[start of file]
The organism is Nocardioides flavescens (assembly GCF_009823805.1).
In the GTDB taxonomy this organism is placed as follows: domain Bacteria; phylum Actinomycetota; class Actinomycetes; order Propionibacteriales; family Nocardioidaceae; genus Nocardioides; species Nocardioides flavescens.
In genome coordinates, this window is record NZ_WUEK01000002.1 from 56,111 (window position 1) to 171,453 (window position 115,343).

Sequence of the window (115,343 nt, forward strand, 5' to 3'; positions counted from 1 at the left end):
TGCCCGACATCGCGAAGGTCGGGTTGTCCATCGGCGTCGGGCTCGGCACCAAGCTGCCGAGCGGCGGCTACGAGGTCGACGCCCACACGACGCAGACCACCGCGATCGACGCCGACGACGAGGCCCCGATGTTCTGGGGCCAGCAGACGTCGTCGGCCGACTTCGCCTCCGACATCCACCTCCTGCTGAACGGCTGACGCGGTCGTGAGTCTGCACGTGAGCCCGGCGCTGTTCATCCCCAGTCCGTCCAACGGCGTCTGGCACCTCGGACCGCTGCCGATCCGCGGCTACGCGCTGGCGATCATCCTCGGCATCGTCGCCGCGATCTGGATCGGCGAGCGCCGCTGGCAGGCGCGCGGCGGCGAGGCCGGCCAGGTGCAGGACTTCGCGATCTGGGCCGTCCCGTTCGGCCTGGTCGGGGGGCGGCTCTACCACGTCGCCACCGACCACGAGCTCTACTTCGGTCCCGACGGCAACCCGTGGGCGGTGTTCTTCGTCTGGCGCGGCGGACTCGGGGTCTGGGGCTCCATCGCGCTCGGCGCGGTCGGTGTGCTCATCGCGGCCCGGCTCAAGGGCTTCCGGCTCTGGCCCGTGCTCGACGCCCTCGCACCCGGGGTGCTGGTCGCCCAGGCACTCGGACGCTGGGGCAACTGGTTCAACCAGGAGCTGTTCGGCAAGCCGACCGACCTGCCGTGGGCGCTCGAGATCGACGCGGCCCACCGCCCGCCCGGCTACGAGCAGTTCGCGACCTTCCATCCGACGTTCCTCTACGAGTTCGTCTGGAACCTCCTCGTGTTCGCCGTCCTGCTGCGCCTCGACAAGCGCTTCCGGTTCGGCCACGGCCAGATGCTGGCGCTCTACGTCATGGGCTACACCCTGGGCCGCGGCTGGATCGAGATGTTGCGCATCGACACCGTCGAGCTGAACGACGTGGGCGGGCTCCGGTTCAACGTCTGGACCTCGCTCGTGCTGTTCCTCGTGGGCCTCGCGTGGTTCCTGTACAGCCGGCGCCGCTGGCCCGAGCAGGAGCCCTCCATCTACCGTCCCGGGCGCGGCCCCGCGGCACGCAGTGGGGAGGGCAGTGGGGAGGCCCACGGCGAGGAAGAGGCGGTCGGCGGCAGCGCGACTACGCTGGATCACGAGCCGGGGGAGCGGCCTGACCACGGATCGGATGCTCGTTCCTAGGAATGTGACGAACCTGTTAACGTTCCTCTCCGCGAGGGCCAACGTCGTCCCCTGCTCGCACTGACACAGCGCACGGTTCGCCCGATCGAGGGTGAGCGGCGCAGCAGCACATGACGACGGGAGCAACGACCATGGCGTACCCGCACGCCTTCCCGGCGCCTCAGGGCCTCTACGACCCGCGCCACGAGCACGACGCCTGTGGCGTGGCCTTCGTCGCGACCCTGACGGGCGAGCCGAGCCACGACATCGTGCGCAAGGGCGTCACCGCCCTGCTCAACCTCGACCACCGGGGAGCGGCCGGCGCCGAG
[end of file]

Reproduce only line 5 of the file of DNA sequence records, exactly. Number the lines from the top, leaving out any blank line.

TGCCCGACATCGCGAAGGTCGGGTTGTCCATCGGCGTCGGGCTCGGCACCAAGCTGCCGAGCGGCGGCTACGAGGTCGACGCCCACACGACGCAGACCACCGCGATCGACGCCGACGACGAGGCCCCGATGTTCTGGGGCCAGCAGACGTCGTCGGCCGACTTCGCCTCCGACATCCACCTCCTGCTGAACGGCTGACGCGGTCGTGAGTCTGCACGTGAGCCCGGCGCTGTTCATCCCCAGTCCGTCCAACGGCGTCTGGCACCTCGGACCGCTGCCGATCCGCGGCTACGCGCTGGCGATCATCCTCGGCATCGTCGCCGCGATCTGGATCGGCGAGCGCCGCTGGCAGGCGCGCGGCGGCGAGGCCGGCCAGGTGCAGGACTTCGCGATCTGGGCCGTCCCGTTCGGCCTGGTCGGGGGGCGGCTCTACCACGTCGCCACCGACCACGAGCTCTACTTCGGTCCCGACGGCAACCCGTGGGCGGTGTTCTTCGTCTGGCGCGGCGGACTCGGGGTCTGGGGCTCCATCGCGCTCGGCGCGGTCGGTGTGCTCATCGCGGCCCGGCTCAAGGGCTTCCGGCTCTGGCCCGTGCTCGACGCCCTCGCACCCGGGGTGCTGGTCGCCCAGGCACTCGGACGCTGGGGCAACTGGTTCAACCAGGAGCTGTTCGGCAAGCCGACCGACCTGCCGTGGGCGCTCGAGATCGACGCGGCCCACCGCCCGCCCGGCTACGAGCAGTTCGCGACCTTCCATCCGACGTTCCTCTACGAGTTCGTCTGGAACCTCCTCGTGTTCGCCGTCCTGCTGCGCCTCGACAAGCGCTTCCGGTTCGGCCACGGCCAGATGCTGGCGCTCTACGTCATGGGCTACACCCTGGGCCGCGGCTGGATCGAGATGTTGCGCATCGACACCGTCGAGCTGAACGACGTGGGCGGGCTCCGGTTCAACGTCTGGACCTCGCTCGTGCTGTTCCTCGTGGGCCTCGCGTGGTTCCTGTACAGCCGGCGCCGCTGGCCCGAGCAGGAGCCCTCCATCTACCGTCCCGGGCGCGGCCCCGCGGCACGCAGTGGGGAGGGCAGTGGGGAGGCCCACGGCGAGGAAGAGGCGGTCGGCGGCAGCGCGACTACGCTGGATCACGAGCCGGGGGAGCGGCCTGACCACGGATCGGATGCTCGTTCCTAGGAATGTGACGAACCTGTTAACGTTCCTCTCCGCGAGGGCCAACGTCGTCCCCTGCTCGCACTGACACAGCGCACGGTTCGCCCGATCGAGGGTGAGCGGCGCAGCAGCACATGACGACGGGAGCAACGACCATGGCGTACCCGCACGCCTTCCCGGCGCCTCAGGGCCTCTACGACCCGCGCCACGAGCACGACGCCTGTGGCGTGGCCTTCGTCGCGACCCTGACGGGCGAGCCGAGCCACGACATCGTGCGCAAGGGCGTCACCGCCCTGCTCAACCTCGACCACCGGGGAGCGGCCGGCGCCGAG